Rome‘s 14th rione is called Borgo. In its coat of arms a lion, three hills and a star can be seen. The star and the hills belong to the coat of arms of Sixtus V, the Pope who turned Borgo into a rione. The name Borgo comes from the word burg , the name used by German pilgrims.
Borgo District Rome (R. XIV)
Borgo comprises the area between the Tiber and the Vatican City. The southern border is formed by the Trastevere quarter.
The main streets in the quarter are not called Via but Borgo. The Via della Conciliazione is an exception.
In the times of the Roman empire this area was called Ager Vaticanus, since the Etruscan soothsayers called vaticini used to practice their craft there.
A part of the area was also used as a burial ground and there were a number of big tombs and even a pyramid to be seen.
In those days two important streets started at the foot of the Vatican Hill, the Via Cornelia and the Via Triumphalis. In the early years of the Roman Empire a number of villa’s and gardens were constructed at the foot of the Janiculum Hill.
Caligola built a circus, which was extended by Nero. The obelisk that used to adorn this circo now adorns Saint Peter’s Square. Nero also replaced the former wooden bridge over the river Tiber by a stone one, which was however also destroyed over the years.
Adrianus had a gigantic mausoleum built. This mausoleum performed a great many functions in the course of the centuries, but is nowadays known as the Castel Sant’Angelo.
In the year 67AD Saint Peter died a martyr’s death at the foot of the Colle Vaticano. His burial place became a destination for pilgrims and in the year 324 the Emperor Constantine ordered construction of the first version of Saint Peter’s Basilica. Constantine‘s basilica was destroyed in the 16th century in order to facilitate construction of the present Basilica di San Pietro.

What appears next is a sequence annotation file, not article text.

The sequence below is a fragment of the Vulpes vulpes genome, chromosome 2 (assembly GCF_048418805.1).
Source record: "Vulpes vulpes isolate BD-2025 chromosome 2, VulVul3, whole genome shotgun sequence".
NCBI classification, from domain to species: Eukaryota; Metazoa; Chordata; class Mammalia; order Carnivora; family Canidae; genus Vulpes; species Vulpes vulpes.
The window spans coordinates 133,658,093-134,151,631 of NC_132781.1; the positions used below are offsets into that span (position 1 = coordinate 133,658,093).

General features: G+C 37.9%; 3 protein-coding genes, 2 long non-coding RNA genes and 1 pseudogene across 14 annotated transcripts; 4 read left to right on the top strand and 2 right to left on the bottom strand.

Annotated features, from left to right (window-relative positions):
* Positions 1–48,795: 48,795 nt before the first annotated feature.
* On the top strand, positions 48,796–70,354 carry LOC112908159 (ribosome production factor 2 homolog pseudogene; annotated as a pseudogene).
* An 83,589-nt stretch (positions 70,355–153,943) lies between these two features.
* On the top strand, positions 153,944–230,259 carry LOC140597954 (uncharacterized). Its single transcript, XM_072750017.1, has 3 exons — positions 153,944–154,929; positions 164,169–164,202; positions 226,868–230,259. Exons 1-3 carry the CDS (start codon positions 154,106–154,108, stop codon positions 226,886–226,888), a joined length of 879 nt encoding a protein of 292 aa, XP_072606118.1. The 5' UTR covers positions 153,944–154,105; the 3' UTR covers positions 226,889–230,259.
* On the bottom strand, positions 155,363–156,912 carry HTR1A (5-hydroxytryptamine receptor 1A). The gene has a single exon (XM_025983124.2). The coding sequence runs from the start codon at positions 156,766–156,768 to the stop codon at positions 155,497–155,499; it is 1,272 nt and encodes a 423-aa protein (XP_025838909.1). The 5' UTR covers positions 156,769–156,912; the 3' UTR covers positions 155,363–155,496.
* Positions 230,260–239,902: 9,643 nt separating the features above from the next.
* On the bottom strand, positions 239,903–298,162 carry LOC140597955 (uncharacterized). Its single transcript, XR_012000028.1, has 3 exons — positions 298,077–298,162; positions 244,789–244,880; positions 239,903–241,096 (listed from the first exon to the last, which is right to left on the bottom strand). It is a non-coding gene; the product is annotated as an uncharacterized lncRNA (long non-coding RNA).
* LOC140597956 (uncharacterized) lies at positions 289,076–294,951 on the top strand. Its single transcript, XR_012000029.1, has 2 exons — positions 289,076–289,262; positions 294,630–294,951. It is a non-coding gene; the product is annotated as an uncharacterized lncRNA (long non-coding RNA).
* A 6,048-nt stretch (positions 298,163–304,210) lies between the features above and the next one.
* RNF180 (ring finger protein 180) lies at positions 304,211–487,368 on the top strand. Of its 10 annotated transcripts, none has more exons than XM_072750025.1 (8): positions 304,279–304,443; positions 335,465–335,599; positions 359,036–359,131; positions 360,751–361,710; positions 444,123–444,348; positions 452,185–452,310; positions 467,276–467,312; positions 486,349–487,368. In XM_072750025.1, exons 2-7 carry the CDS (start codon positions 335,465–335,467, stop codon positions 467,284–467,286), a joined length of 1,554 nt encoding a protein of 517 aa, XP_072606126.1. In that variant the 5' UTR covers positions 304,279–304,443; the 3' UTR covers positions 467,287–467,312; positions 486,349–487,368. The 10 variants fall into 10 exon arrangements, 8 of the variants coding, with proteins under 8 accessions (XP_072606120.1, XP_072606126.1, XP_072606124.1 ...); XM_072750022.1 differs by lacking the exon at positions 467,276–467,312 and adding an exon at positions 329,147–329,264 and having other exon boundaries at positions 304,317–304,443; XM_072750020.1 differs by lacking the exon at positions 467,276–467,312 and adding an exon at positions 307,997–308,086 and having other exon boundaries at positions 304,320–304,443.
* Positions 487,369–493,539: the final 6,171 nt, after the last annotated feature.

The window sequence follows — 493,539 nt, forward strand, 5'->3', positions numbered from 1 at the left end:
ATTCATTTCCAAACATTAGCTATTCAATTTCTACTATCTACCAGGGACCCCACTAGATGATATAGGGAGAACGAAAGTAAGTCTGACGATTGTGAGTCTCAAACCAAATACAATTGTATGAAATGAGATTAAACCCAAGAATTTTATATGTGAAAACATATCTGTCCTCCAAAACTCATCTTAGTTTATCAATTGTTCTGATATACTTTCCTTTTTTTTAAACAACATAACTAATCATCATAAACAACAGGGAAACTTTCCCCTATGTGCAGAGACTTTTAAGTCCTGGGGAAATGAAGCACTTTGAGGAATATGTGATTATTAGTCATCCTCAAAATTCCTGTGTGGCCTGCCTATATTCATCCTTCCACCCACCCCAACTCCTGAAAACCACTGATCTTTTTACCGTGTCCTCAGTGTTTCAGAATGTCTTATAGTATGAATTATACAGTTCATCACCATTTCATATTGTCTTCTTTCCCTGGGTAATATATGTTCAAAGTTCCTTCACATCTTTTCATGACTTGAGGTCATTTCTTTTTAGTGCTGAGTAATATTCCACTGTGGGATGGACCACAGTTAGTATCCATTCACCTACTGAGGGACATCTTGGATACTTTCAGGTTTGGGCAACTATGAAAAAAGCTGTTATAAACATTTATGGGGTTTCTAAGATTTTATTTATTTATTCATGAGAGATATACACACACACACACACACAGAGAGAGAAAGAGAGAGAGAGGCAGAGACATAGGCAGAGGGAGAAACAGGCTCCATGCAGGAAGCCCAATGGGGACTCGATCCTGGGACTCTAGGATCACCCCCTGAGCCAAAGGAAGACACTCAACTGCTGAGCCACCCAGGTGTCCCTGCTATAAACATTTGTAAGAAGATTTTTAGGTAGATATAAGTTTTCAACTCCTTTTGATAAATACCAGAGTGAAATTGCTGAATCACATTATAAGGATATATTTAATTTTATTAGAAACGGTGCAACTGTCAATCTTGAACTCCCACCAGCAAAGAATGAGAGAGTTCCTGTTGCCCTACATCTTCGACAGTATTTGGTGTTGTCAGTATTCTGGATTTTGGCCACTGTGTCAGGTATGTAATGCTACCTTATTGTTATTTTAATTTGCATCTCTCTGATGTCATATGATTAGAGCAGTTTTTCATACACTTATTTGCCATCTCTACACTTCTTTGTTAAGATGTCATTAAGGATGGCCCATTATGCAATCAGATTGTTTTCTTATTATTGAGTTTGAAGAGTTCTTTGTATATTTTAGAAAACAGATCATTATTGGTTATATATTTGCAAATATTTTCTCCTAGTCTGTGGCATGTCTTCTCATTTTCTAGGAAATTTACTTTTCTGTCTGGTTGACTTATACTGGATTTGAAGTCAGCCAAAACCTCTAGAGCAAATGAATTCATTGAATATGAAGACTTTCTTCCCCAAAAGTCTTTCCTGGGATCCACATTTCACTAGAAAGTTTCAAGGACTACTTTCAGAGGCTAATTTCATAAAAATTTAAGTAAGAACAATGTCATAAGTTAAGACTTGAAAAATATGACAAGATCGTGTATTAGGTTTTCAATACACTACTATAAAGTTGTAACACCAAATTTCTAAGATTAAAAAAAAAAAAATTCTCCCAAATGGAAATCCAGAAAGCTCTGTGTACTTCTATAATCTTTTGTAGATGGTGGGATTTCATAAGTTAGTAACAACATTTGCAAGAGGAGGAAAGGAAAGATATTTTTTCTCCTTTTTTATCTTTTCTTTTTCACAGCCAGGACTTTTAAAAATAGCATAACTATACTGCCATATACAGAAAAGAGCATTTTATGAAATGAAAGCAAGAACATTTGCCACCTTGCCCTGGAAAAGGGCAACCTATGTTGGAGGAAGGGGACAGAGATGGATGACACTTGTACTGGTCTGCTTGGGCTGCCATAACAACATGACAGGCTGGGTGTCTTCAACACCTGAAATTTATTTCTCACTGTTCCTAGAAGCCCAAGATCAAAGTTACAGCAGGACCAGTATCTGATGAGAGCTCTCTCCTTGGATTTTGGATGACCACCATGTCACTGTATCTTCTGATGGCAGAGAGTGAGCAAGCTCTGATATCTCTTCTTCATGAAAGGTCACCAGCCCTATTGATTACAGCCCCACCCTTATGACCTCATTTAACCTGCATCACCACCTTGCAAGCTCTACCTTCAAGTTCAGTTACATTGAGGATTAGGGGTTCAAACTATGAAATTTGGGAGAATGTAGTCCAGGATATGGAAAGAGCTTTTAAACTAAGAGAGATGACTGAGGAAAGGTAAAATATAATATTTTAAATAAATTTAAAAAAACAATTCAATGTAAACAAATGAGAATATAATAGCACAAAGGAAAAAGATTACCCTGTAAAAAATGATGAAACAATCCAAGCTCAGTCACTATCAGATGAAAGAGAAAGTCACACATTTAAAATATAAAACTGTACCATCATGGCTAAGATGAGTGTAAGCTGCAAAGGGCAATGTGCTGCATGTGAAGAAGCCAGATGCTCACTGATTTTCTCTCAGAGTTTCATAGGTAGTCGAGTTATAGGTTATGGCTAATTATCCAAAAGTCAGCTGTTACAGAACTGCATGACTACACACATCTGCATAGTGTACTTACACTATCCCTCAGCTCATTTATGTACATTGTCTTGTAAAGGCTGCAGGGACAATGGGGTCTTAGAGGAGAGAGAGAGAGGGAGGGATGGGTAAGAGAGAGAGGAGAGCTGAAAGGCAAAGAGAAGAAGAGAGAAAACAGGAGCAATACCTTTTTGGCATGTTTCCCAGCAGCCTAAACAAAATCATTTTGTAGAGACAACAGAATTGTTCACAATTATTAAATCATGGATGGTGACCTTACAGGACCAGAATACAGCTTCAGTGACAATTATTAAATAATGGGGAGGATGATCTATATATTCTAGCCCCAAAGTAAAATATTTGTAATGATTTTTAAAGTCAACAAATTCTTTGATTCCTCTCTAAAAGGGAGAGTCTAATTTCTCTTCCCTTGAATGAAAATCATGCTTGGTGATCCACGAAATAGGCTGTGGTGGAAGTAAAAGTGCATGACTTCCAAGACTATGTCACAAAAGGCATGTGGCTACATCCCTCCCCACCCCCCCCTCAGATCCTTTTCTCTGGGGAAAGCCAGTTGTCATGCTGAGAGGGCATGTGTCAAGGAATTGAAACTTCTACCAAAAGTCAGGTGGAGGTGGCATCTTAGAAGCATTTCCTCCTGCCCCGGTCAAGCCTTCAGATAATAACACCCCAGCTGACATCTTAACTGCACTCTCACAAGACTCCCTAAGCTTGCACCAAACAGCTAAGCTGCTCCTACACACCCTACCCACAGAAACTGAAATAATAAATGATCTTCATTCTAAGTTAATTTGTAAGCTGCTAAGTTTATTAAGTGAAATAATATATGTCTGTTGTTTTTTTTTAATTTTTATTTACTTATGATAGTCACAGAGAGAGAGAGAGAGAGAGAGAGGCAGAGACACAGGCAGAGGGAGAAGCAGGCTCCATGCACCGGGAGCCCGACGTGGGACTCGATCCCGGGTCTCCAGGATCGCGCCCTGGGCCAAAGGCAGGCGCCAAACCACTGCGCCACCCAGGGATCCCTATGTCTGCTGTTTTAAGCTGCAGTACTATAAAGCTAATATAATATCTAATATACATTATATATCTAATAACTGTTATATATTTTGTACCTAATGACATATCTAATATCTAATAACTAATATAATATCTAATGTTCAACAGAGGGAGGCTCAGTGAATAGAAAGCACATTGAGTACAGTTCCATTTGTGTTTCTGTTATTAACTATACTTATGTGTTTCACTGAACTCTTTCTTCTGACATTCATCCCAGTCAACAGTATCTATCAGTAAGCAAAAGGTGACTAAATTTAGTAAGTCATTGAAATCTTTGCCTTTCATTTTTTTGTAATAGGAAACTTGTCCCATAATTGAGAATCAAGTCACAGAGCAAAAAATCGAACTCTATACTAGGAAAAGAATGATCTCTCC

In 852 AD Pope Leo IV built walls around the rione. One of these connected the Vatican to Castel Sant’Angelo and was meant to be a way of escape in case the Pope ever got attacked inside the Vatican. It actually came to be used that way by several Popes in future years. From the moment these walls were constructed until the election of Pope Sixtus V (1586AD) Borgo was not considered to be part of Rome. It has its own government under the name Civitas Leonina (City of Leo).
During the Middle Ages Borgo’s population dwindled, even though a small harbor was built near the Castel Sant’Angelo. This harbor was called the Porto Leonino.
When the Pope moved from the Saint John in Lateran to the Vatican the rione Borgo gained in importance and pilgrims became the population’s main source of income. It also led to an increase of wealthy families in the area, which in turn led to the construction of beautiful palazzi and newer and better roads.
This lasted until the beginning of the 18th century when the wealthy families moved en masse to the rione Campo Marzio. As a result Borgo became more of a working man’s area, though of course many of its inhabitants worked inside or made their money in some other way through the Vatican.
The 20th century saw construction of the Via della Conciliazione, which connected the Vatican to the Castel Sant’Angelo, the Tiber and thus the rest of the city.